November 21, 2005

Vegetables, fruits cause more food illnesses

By Susan Heavey

WASHINGTON (Reuters) - Contaminated fruits and vegetables
are causing more food-borne illness among Americans than raw
chicken or eggs, consumer advocates said a in report released
on Monday.

Common sources of food illnesses include various bacteria
such as salmonella and E.coli that can infect humans and
animals then make their way into manure used to fertilize
plants. The practice of using manure fertilizer is more common
in Latin America, which has become a growing source of fresh
produce for the United States.

"Although poultry has historically been responsible for far
more Salmonella infections, in the most recent years ...
produce seems to be catching up," the Center for Science in the
Public Interest (CSPI) said, calling for tougher federal food
safety standards.

In fact, vegetables and fruits triggered 31 outbreaks from
2002 to 2003, compared with 29 for chicken and other poultry,
according to the report.

Overall, contaminated tomatoes, sprouts and other produce
made 28,315 people sick during 554 outbreaks from 1990 to 2003
-- 20 percent of all cases CSPI analyzed.

Chicken made 14,729 people sick in 476 outbreaks, and eggs
were responsible for 10,847 illnesses from 329 outbreaks,
according to the group.

"Pathogens can adhere to the rough surfaces of fruits and
vegetables, so consumers should take precautions, such as
washing produce under running water," the report said, adding
people should "still eat plenty of produce."

Food-related infections cause a range of problems from
discomfort to severe dehydration and death, but most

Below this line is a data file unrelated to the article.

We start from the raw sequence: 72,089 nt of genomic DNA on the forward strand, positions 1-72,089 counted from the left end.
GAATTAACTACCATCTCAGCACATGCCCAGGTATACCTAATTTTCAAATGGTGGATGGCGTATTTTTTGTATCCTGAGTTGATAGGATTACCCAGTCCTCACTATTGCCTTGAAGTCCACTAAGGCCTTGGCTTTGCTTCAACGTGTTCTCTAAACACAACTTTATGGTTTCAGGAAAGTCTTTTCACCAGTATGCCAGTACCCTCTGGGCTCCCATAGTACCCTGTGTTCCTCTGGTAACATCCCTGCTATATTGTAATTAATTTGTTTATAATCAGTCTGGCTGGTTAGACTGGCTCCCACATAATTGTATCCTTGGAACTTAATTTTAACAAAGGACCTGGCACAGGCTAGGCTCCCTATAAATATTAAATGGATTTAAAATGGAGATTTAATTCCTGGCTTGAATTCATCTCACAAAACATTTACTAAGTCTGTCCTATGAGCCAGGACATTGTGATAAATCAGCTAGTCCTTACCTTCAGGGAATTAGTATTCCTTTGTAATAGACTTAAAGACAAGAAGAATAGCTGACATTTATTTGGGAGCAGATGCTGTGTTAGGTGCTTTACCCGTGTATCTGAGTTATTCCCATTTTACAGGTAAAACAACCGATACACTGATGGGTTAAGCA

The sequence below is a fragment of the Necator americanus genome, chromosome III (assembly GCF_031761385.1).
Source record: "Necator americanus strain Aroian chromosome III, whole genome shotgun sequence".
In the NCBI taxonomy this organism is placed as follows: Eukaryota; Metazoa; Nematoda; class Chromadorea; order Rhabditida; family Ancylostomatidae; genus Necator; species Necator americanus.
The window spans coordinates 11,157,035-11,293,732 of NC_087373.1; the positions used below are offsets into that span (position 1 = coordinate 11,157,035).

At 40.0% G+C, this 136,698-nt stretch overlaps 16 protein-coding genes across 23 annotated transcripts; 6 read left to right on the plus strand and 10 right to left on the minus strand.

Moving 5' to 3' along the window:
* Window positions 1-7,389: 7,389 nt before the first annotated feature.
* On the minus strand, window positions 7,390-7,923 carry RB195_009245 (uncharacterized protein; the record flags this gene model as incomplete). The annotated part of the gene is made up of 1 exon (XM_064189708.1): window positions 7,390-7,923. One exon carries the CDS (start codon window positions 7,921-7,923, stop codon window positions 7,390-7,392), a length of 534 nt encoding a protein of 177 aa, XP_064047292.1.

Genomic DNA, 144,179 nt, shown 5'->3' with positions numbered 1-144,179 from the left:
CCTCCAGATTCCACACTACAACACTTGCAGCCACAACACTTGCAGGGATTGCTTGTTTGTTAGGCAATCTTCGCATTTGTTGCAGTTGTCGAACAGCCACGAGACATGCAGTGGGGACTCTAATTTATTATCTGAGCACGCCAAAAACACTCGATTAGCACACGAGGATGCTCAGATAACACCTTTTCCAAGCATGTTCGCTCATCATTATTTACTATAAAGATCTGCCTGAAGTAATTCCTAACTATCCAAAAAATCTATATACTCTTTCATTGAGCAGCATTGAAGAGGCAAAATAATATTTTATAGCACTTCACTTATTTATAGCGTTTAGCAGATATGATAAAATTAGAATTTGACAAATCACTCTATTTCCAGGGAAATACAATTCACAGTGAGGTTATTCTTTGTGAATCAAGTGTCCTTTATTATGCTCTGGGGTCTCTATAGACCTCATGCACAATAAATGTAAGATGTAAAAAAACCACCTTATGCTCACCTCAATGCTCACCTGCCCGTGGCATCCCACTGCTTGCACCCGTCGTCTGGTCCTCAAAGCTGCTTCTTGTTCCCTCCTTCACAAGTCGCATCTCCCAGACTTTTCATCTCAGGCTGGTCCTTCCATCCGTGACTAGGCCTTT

problematic organisms can be killed when food is cooked long
enough at high enough temperatures.

Not all people exposed to an outbreak get sick, but those
who do can experience vomiting, diarrhea and fever, among other
problems for about a week. Some experience no symptoms but can
infect others.

The report found seafood was the largest cause of outbreaks
but led to fewer illnesses than other foods. There have been
899 such outbreaks between 1990 and 2003, leading to 9,312

CSPI officials urged federal regulators to do more to
protect the nation's food supply -- a job currently divided
among at least 10 U.S. agencies, including the Food and Drug
Administration and the Department of Agriculture.

One large, independent agency would reduce coordination
troubles, conflicting standards and other problems that make
the government slow to act, the group said.

Other changes could be made in the meantime, it added.

"FDA should require growers to limit the use of manure to
times and products where it poses no risk. And packers and
shippers should mark packaging to ensure easy traceback when
fruits and vegetables are implicated in an outbreak," said
Caroline Smith DeWaal, CSPI's food safety director.

CSPI's database includes reports mostly from the Centers
for Disease Control and Prevention. Other sources, including
state health departments and medical journals, make up 7
percent of the data.